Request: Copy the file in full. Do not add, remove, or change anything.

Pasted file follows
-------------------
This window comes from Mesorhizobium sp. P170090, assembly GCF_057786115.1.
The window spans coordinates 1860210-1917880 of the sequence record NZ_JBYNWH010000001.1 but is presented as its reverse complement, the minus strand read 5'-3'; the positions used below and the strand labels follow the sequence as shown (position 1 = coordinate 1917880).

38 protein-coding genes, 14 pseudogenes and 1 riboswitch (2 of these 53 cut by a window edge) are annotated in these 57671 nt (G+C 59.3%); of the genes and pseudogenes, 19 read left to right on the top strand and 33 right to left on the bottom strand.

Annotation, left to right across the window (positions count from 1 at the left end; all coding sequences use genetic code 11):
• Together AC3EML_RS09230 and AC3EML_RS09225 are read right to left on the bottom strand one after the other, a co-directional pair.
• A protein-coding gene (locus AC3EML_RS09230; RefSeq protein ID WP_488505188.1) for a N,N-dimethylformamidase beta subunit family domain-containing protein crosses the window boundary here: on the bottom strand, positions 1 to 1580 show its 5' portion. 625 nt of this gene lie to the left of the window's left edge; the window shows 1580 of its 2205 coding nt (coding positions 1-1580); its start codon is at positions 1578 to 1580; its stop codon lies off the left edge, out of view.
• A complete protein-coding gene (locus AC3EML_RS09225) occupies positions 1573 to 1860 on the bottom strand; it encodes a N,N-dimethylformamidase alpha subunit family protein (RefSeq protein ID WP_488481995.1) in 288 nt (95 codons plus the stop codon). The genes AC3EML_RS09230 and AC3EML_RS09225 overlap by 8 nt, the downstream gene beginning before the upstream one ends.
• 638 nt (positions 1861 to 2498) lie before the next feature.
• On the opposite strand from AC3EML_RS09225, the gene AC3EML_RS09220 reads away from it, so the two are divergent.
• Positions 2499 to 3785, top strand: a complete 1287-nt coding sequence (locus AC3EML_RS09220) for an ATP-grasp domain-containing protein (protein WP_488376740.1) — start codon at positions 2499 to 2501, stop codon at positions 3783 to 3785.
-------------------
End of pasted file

This window comes from Mesorhizobium sp. P170090, assembly GCF_057786115.1.
The window spans coordinates 1860210-1917880 of the sequence record NZ_JBYNWH010000001.1 but is presented as its reverse complement, the minus strand read 5'-3'; the positions used below and the strand labels follow the sequence as shown (position 1 = coordinate 1917880).

38 protein-coding genes, 14 pseudogenes and 1 riboswitch (2 of these 53 cut by a window edge) are annotated in these 57671 nt (G+C 59.3%); of the genes and pseudogenes, 19 read left to right on the top strand and 33 right to left on the bottom strand.

Annotation, left to right across the window (positions count from 1 at the left end; all coding sequences use genetic code 11):
• Together AC3EML_RS09230 and AC3EML_RS09225 are read right to left on the bottom strand one after the other, a co-directional pair.
• A protein-coding gene (locus AC3EML_RS09230; RefSeq protein ID WP_488505188.1) for a N,N-dimethylformamidase beta subunit family domain-containing protein crosses the window boundary here: on the bottom strand, positions 1 to 1580 show its 5' portion. 625 nt of this gene lie to the left of the window's left edge; the window shows 1580 of its 2205 coding nt (coding positions 1-1580); its start codon is at positions 1578 to 1580; its stop codon lies off the left edge, out of view.
• A complete protein-coding gene (locus AC3EML_RS09225) occupies positions 1573 to 1860 on the bottom strand; it encodes a N,N-dimethylformamidase alpha subunit family protein (RefSeq protein ID WP_488481995.1) in 288 nt (95 codons plus the stop codon). The genes AC3EML_RS09230 and AC3EML_RS09225 overlap by 8 nt, the downstream gene beginning before the upstream one ends.
• 638 nt (positions 1861 to 2498) lie before the next feature.
• On the opposite strand from AC3EML_RS09225, the gene AC3EML_RS09220 reads away from it, so the two are divergent.
• Positions 2499 to 3785, top strand: a complete 1287-nt coding sequence (locus AC3EML_RS09220) for an ATP-grasp domain-containing protein (protein WP_488376740.1) — start codon at positions 2499 to 2501, stop codon at positions 3783 to 3785.